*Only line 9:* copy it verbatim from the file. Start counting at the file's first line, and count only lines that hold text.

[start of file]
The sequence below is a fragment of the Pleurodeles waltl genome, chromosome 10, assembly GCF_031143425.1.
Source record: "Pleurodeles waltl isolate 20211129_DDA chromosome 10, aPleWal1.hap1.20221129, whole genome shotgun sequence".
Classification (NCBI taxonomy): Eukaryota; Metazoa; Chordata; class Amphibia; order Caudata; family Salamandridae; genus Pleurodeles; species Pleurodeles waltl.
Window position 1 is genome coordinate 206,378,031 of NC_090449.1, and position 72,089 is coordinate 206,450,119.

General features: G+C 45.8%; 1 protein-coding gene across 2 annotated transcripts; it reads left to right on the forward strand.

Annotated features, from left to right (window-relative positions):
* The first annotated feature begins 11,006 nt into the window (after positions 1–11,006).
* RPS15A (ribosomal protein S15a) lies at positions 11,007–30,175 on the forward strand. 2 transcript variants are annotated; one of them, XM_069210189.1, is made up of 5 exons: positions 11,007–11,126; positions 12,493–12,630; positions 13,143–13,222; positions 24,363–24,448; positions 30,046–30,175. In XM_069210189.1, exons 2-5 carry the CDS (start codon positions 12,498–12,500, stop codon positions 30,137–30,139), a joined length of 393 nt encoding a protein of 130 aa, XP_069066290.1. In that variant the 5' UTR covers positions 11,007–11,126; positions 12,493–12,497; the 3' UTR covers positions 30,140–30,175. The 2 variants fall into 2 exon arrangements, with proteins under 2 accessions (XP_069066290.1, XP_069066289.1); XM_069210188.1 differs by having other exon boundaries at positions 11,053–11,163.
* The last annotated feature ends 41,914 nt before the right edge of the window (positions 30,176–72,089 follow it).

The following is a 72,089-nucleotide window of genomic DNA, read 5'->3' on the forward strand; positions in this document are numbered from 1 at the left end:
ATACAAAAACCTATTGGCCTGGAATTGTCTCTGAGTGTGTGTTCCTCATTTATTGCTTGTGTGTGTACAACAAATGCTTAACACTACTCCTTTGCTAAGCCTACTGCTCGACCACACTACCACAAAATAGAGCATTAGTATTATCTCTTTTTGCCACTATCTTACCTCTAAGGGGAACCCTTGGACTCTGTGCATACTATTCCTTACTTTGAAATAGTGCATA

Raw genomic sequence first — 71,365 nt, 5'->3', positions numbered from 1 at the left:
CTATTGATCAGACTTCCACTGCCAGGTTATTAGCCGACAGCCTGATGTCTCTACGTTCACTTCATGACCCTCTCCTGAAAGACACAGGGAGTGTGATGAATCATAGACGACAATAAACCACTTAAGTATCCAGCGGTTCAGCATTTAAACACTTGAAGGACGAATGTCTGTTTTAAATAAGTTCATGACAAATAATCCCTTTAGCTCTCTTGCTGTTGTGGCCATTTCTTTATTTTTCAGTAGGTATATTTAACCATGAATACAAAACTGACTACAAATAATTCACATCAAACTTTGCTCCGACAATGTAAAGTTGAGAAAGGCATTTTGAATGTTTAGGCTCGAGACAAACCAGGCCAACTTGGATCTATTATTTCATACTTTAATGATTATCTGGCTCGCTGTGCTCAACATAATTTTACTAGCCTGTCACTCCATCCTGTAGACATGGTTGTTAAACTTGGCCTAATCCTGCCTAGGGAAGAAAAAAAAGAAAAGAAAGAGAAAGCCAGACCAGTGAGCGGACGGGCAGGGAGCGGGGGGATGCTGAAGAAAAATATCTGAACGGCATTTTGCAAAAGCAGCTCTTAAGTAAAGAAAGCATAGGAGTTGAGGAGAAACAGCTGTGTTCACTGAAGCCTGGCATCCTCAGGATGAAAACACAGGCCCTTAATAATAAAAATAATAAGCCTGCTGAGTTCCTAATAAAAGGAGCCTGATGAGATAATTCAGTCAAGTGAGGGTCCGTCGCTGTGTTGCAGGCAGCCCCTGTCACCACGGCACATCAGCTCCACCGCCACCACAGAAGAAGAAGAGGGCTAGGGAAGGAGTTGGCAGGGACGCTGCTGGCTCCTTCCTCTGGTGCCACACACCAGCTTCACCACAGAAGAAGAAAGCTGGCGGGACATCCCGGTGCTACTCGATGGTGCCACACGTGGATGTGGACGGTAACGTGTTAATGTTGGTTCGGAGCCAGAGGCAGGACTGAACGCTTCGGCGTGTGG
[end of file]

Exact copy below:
* The last annotated feature ends 41,914 nt before the right edge of the window (positions 30,176–72,089 follow it).